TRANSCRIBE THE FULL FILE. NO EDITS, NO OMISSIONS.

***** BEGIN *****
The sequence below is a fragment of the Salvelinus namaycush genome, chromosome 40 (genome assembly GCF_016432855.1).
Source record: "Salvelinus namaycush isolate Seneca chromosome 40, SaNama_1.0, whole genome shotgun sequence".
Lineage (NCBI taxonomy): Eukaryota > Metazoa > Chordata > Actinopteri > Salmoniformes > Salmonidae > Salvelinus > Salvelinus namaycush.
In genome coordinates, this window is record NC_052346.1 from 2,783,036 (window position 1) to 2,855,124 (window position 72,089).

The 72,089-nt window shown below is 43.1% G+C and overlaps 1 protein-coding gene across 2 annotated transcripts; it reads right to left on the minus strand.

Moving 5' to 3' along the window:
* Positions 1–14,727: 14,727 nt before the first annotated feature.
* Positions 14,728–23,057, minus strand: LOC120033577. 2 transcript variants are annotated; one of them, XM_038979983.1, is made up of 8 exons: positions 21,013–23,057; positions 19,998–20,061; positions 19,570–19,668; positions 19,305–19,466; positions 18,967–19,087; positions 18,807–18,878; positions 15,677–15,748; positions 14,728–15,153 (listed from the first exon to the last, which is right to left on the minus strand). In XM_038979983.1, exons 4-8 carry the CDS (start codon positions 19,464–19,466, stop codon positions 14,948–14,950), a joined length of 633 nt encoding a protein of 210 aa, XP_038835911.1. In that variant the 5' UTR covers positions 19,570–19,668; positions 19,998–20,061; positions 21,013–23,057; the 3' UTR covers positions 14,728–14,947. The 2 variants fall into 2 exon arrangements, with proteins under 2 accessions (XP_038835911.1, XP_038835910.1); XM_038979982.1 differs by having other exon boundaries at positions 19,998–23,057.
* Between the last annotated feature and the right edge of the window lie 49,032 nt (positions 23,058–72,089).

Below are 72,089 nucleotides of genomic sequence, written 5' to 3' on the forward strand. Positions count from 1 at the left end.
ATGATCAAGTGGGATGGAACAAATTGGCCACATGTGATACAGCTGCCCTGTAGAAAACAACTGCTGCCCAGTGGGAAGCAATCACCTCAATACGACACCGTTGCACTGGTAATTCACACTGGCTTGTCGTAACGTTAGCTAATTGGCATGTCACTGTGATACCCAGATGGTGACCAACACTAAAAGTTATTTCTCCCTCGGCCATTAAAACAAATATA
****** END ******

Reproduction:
The sequence below is a fragment of the Salvelinus namaycush genome, chromosome 40 (genome assembly GCF_016432855.1).
Source record: "Salvelinus namaycush isolate Seneca chromosome 40, SaNama_1.0, whole genome shotgun sequence".
Lineage (NCBI taxonomy): Eukaryota > Metazoa > Chordata > Actinopteri > Salmoniformes > Salmonidae > Salvelinus > Salvelinus namaycush.
In genome coordinates, this window is record NC_052346.1 from 2,783,036 (window position 1) to 2,855,124 (window position 72,089).

The 72,089-nt window shown below is 43.1% G+C and overlaps 1 protein-coding gene across 2 annotated transcripts; it reads right to left on the minus strand.

Moving 5' to 3' along the window:
* Positions 1–14,727: 14,727 nt before the first annotated feature.
* Positions 14,728–23,057, minus strand: LOC120033577. 2 transcript variants are annotated; one of them, XM_038979983.1, is made up of 8 exons: positions 21,013–23,057; positions 19,998–20,061; positions 19,570–19,668; positions 19,305–19,466; positions 18,967–19,087; positions 18,807–18,878; positions 15,677–15,748; positions 14,728–15,153 (listed from the first exon to the last, which is right to left on the minus strand). In XM_038979983.1, exons 4-8 carry the CDS (start codon positions 19,464–19,466, stop codon positions 14,948–14,950), a joined length of 633 nt encoding a protein of 210 aa, XP_038835911.1. In that variant the 5' UTR covers positions 19,570–19,668; positions 19,998–20,061; positions 21,013–23,057; the 3' UTR covers positions 14,728–14,947. The 2 variants fall into 2 exon arrangements, with proteins under 2 accessions (XP_038835911.1, XP_038835910.1); XM_038979982.1 differs by having other exon boundaries at positions 19,998–23,057.
* Between the last annotated feature and the right edge of the window lie 49,032 nt (positions 23,058–72,089).

Below are 72,089 nucleotides of genomic sequence, written 5' to 3' on the forward strand. Positions count from 1 at the left end.
ATGATCAAGTGGGATGGAACAAATTGGCCACATGTGATACAGCTGCCCTGTAGAAAACAACTGCTGCCCAGTGGGAAGCAATCACCTCAATACGACACCGTTGCACTGGTAATTCACACTGGCTTGTCGTAACGTTAGCTAATTGGCATGTCACTGTGATACCCAGATGGTGACCAACACTAAAAGTTATTTCTCCCTCGGCCATTAAAACAAATATA